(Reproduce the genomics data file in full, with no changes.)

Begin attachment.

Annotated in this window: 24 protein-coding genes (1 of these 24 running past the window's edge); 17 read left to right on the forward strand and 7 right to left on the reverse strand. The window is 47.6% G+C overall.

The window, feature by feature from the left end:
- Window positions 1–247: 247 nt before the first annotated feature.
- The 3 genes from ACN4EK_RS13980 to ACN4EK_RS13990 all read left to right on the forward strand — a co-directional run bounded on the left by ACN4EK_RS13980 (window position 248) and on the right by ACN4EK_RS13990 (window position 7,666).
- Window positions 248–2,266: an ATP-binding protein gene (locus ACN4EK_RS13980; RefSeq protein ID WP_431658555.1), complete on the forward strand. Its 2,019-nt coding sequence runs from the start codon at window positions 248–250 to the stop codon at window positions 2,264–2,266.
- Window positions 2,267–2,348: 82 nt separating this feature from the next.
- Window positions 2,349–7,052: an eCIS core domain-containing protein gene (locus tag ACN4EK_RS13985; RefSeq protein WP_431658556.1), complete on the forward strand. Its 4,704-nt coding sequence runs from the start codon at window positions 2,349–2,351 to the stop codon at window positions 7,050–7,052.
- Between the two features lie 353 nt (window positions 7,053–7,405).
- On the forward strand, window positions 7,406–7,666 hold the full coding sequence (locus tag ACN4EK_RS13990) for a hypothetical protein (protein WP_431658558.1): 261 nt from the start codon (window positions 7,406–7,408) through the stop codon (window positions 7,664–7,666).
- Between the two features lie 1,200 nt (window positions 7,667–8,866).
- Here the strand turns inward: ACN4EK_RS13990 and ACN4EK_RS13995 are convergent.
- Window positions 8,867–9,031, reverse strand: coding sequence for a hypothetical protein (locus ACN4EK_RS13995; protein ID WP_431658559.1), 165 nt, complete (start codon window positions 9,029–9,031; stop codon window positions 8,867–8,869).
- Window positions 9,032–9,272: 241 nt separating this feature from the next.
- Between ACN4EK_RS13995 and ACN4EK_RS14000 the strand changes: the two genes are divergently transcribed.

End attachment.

Annotated in this window: 24 protein-coding genes (1 of these 24 running past the window's edge); 17 read left to right on the forward strand and 7 right to left on the reverse strand. The window is 47.6% G+C overall.

The window, feature by feature from the left end:
- Window positions 1–247: 247 nt before the first annotated feature.
- The 3 genes from ACN4EK_RS13980 to ACN4EK_RS13990 all read left to right on the forward strand — a co-directional run bounded on the left by ACN4EK_RS13980 (window position 248) and on the right by ACN4EK_RS13990 (window position 7,666).
- Window positions 248–2,266: an ATP-binding protein gene (locus ACN4EK_RS13980; RefSeq protein ID WP_431658555.1), complete on the forward strand. Its 2,019-nt coding sequence runs from the start codon at window positions 248–250 to the stop codon at window positions 2,264–2,266.
- Window positions 2,267–2,348: 82 nt separating this feature from the next.
- Window positions 2,349–7,052: an eCIS core domain-containing protein gene (locus tag ACN4EK_RS13985; RefSeq protein WP_431658556.1), complete on the forward strand. Its 4,704-nt coding sequence runs from the start codon at window positions 2,349–2,351 to the stop codon at window positions 7,050–7,052.
- Between the two features lie 353 nt (window positions 7,053–7,405).
- On the forward strand, window positions 7,406–7,666 hold the full coding sequence (locus tag ACN4EK_RS13990) for a hypothetical protein (protein WP_431658558.1): 261 nt from the start codon (window positions 7,406–7,408) through the stop codon (window positions 7,664–7,666).
- Between the two features lie 1,200 nt (window positions 7,667–8,866).
- Here the strand turns inward: ACN4EK_RS13990 and ACN4EK_RS13995 are convergent.
- Window positions 8,867–9,031, reverse strand: coding sequence for a hypothetical protein (locus ACN4EK_RS13995; protein ID WP_431658559.1), 165 nt, complete (start codon window positions 9,029–9,031; stop codon window positions 8,867–8,869).
- Window positions 9,032–9,272: 241 nt separating this feature from the next.
- Between ACN4EK_RS13995 and ACN4EK_RS14000 the strand changes: the two genes are divergently transcribed.